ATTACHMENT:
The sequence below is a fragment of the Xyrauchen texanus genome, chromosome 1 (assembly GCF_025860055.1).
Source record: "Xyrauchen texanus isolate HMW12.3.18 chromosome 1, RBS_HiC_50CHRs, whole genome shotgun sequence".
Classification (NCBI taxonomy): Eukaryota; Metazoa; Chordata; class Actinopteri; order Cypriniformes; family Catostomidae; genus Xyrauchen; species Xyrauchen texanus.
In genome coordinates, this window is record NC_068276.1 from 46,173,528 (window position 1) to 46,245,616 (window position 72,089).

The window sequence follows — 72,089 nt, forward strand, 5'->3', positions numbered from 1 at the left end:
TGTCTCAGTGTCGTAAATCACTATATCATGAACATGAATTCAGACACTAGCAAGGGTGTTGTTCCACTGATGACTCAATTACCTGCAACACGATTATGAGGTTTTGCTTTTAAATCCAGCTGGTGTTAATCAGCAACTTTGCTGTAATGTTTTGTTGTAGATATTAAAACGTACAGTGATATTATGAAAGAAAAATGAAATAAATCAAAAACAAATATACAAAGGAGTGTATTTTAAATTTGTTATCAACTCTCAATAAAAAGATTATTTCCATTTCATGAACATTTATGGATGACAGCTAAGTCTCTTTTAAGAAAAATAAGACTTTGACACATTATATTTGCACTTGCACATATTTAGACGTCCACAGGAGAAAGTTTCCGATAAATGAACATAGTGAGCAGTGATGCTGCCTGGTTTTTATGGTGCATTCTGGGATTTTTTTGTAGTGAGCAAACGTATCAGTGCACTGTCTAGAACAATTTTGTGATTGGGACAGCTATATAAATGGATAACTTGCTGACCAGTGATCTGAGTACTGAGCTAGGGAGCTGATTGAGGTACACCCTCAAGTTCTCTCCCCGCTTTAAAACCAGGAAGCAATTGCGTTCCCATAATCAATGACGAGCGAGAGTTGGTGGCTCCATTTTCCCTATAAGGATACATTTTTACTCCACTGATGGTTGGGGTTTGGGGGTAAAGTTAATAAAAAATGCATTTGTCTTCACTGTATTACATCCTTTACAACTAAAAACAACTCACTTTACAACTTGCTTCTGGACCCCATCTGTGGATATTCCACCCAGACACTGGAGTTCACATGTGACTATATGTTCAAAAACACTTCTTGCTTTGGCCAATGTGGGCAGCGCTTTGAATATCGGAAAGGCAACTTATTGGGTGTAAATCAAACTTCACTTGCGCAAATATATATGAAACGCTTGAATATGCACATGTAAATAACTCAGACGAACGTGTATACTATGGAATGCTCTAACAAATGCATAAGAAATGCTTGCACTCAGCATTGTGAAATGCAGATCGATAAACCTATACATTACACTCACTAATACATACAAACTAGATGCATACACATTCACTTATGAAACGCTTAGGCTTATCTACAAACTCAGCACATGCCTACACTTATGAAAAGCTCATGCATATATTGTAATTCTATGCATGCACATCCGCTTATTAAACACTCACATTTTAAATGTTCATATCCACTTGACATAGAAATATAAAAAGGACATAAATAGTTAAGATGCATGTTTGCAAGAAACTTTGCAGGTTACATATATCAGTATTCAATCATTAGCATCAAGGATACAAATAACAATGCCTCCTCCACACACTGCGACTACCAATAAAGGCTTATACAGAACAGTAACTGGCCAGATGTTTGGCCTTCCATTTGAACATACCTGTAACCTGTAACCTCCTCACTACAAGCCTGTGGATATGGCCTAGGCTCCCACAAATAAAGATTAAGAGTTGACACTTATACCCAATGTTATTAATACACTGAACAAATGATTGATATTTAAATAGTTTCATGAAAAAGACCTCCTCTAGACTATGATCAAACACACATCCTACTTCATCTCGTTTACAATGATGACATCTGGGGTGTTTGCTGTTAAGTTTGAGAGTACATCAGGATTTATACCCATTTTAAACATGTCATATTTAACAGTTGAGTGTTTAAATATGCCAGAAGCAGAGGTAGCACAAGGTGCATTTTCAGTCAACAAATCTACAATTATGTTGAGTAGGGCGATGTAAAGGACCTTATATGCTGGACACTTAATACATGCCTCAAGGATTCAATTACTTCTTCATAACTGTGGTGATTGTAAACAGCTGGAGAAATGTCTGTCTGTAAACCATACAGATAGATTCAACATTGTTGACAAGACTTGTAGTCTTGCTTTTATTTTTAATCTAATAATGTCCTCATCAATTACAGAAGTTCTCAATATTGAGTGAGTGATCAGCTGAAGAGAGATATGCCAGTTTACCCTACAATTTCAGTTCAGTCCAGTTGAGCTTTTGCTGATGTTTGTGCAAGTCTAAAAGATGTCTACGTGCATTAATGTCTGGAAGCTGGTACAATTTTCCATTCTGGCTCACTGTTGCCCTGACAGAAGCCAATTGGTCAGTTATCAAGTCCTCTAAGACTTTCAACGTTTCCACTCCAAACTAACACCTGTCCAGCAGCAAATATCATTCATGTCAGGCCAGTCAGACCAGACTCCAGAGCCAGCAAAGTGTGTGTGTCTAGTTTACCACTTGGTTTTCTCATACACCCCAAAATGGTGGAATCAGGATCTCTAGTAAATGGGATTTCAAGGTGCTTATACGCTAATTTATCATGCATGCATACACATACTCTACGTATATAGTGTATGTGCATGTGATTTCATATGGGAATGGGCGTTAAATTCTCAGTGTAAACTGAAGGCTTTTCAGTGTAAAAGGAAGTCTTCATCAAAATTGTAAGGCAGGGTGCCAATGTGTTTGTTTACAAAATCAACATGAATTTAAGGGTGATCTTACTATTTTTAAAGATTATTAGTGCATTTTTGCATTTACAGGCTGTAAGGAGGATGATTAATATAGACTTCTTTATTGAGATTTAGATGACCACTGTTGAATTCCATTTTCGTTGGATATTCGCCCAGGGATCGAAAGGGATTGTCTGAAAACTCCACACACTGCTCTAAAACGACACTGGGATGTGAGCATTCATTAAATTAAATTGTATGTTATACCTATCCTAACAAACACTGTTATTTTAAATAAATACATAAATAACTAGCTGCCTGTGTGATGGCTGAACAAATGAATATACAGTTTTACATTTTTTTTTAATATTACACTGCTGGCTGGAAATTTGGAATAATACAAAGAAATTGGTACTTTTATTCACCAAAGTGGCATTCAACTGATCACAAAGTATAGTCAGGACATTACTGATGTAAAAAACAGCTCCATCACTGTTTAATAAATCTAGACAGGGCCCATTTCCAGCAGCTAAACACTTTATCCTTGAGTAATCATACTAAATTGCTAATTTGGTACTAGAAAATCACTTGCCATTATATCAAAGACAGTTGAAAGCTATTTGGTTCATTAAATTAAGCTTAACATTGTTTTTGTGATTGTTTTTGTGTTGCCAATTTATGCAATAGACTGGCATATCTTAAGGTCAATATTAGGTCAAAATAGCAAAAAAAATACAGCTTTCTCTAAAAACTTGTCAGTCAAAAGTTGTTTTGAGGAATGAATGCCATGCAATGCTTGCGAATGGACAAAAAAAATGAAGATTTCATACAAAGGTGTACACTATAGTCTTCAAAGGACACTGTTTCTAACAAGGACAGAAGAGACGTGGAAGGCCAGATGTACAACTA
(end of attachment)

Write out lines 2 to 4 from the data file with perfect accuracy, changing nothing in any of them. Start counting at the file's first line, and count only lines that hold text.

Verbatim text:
Source record: "Xyrauchen texanus isolate HMW12.3.18 chromosome 1, RBS_HiC_50CHRs, whole genome shotgun sequence".
Classification (NCBI taxonomy): Eukaryota; Metazoa; Chordata; class Actinopteri; order Cypriniformes; family Catostomidae; genus Xyrauchen; species Xyrauchen texanus.
In genome coordinates, this window is record NC_068276.1 from 46,173,528 (window position 1) to 46,245,616 (window position 72,089).